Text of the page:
– Mr Dedalus!
Running after me. No more letters, I hope.
– Just one moment.
– Yes, sir, Stephen said, turning back at the gate.
Mr Deasy halted, breathing hard and swallowing his breath.
– I just wanted to say, he said. Ireland, they say, has the honour of being the only country which never persecuted the jews. Do you know that? No. And do you know why?
He frowned sternly on the bright air.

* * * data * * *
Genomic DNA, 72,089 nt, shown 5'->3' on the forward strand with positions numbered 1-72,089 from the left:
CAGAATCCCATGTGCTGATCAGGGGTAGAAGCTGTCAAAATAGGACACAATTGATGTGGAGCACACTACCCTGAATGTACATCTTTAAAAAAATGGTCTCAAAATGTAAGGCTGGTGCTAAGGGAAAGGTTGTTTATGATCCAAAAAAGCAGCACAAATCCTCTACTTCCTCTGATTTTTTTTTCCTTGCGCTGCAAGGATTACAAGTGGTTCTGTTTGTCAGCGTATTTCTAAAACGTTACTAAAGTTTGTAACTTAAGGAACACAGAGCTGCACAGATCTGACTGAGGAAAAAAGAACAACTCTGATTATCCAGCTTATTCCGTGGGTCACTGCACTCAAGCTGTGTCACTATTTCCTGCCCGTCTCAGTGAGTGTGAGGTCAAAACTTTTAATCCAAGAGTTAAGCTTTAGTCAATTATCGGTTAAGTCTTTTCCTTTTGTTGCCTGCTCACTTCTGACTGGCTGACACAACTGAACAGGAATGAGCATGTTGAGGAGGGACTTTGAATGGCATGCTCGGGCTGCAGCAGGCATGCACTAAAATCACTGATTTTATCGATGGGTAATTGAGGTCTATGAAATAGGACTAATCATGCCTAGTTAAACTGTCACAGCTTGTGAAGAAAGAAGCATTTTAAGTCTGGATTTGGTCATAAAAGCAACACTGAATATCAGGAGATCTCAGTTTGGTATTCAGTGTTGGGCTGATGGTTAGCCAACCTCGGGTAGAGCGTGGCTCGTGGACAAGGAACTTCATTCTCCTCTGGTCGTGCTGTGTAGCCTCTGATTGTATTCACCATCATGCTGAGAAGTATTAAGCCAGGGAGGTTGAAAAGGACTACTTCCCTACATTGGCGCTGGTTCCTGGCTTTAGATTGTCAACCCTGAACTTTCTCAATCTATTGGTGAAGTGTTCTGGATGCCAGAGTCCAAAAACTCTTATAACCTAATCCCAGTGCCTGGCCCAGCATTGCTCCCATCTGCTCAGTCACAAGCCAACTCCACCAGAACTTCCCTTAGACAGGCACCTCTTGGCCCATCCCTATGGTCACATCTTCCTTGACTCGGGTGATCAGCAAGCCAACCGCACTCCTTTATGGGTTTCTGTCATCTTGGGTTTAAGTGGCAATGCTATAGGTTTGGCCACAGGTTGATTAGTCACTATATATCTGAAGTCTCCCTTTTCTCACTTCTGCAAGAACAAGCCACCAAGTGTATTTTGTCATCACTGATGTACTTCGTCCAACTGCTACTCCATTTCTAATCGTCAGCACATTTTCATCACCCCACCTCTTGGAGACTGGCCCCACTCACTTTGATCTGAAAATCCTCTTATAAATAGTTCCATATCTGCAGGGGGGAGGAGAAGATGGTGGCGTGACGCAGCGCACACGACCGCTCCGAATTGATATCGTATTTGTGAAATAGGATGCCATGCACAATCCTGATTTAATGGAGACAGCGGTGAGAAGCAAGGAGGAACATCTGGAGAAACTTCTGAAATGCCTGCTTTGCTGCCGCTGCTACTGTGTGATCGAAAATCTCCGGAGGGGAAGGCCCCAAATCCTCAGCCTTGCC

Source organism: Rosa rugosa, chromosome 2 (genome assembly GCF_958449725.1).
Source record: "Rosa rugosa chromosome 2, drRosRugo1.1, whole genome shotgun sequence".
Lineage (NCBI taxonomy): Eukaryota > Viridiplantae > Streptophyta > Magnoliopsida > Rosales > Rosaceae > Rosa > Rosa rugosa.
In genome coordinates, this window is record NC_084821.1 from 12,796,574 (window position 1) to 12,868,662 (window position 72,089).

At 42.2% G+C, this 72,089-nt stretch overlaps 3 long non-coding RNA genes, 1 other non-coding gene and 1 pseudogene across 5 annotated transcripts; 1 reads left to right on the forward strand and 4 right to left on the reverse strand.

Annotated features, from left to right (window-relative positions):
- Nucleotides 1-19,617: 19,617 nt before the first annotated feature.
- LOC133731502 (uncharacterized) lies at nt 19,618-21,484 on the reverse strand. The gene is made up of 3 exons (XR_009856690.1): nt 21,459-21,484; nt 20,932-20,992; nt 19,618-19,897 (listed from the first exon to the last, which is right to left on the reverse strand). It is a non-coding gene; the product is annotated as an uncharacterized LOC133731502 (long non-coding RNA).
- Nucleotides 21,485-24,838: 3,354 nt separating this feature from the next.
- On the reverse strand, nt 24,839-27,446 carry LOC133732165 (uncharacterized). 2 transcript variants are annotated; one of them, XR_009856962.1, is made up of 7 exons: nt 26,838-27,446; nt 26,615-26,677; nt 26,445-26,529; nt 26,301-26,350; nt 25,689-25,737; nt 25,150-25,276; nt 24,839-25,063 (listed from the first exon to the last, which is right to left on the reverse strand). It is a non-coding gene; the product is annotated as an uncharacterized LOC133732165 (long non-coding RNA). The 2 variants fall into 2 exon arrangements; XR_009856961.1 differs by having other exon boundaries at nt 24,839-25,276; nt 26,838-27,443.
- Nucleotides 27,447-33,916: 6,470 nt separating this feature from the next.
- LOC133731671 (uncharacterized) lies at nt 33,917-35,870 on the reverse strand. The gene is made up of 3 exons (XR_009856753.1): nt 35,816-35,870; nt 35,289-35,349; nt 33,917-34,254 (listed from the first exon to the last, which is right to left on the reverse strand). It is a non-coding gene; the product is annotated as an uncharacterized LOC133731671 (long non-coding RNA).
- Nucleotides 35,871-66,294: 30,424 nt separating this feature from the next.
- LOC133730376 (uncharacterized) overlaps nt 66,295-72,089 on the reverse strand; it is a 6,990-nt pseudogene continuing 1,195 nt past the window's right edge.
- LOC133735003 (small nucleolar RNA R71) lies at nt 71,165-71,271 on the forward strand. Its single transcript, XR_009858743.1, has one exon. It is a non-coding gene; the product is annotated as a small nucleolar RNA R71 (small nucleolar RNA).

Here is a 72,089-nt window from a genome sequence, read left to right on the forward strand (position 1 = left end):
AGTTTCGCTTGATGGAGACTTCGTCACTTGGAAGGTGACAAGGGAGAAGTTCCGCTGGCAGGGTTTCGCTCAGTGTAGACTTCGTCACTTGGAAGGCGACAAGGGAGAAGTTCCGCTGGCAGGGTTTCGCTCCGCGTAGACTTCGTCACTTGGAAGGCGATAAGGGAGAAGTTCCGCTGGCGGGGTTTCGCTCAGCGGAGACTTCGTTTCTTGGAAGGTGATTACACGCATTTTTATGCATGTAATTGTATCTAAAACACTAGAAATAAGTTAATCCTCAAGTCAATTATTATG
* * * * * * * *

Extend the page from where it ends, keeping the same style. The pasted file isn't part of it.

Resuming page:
– Why, sir? Stephen asked, beginning to smile.
– Because she never let them in, Mr Deasy said solemnly.
A coughball of laughter leaped from his throat dragging after it a rattling chain of phlegm. He turned back quickly, coughing, laughing, his lifted arms waving to the air.
– She never let them in, he cried again through his laughter as he stamped on gaitered feet over the gravel of the path. That’s why.
On his wise shoulders through the checkerwork of leaves the sun flung spangles, dancing coins.
Then there is Molly Bloom’s soliloquy which takes up the final quarter of the film; here’s the concluding passage: